after Corsica, the debate over resident status bounced back in Brittany

The calm before the storm. Jean-Luc Pithois is preparing for it. In his village of Saint-Jacut-de-la-Mer (Côtes-d’Armor), a charming peninsula on the banks of the Channel, the number of inhabitants drops from 906 to 10,000 at the onset of summer . The mayor (SE), whose municipality has 63% of secondary residents, is moved, a little annoyed: “The population is aging, we do not have year-round rental and that jeopardizes the maintenance of our school. “

Faced with this observation, what solutions? “We don’t have the budget to preempt increasingly expensive goods. The coastal law blocks us from everywhere and we have very little farmland to buy ”, he sweeps away, knowing that building all the way is not a panacea. He blows : “We risk becoming an open-air retirement home. ”

80% of second homes

Mayors in this situation, Brittany counts them on a good part of its coasts. In 2017, 13.3% of dwellings in the region were second homes. On the Morbihan coast, this rate climbs to 80% in villages like Arzon. “A real problem for local life”, loose Nil Caouissin, professor of history, geography and Breton, spokesperson for the Breton Democratic Union (UDB) and candidate for the regional on the list of ecologist Brittany of the future. For several weeks, his Manifesto for resident status in Brittany (Presses populaire de Bretagne) fueled the discussions.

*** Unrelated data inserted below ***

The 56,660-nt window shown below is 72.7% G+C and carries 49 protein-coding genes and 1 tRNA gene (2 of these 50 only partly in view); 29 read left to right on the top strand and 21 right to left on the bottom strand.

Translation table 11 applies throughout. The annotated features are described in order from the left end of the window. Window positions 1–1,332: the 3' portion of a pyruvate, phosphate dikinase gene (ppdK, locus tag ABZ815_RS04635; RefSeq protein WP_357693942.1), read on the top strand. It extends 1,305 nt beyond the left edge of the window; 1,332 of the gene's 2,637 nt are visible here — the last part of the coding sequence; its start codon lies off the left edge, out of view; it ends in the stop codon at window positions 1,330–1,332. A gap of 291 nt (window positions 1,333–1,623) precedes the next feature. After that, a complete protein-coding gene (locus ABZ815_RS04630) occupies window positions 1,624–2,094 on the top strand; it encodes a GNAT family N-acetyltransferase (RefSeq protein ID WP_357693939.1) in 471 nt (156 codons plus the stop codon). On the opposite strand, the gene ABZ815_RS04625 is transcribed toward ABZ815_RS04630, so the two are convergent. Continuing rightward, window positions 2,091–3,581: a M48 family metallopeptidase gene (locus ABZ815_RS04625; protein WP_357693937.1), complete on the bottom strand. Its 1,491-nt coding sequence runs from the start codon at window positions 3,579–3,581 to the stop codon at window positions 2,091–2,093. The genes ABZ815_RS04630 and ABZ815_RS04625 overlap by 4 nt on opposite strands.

His proposal? Reserve the purchase of real estate in the most sought-after areas for people who have lived for a year in this same community of municipalities. It is inspired by an abortive idea of ​​the Corsican separatists, which provided for a period of five years of life on the territory to access the purchase on the island. “Building housing estates and consuming agricultural land is not a solution for the future, argumente-t-il. My manifesto is a way to start the debate. ”

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Almost all of the other candidates, Isabelle Le Callennec, head of the Hissons Haut la Bretagne list, for the right and the center, Gilles Pennelle (A strong Brittany, supported by the National Rally) and the socialist president of the region, Loïg Chesnais -Girard (La Bretagne with Loïg), oppose the initiative. “I am against a resident status which would generate two types of citizens, Bretons and others, in a waiting zone to become Bretons”, the latter is indignant.

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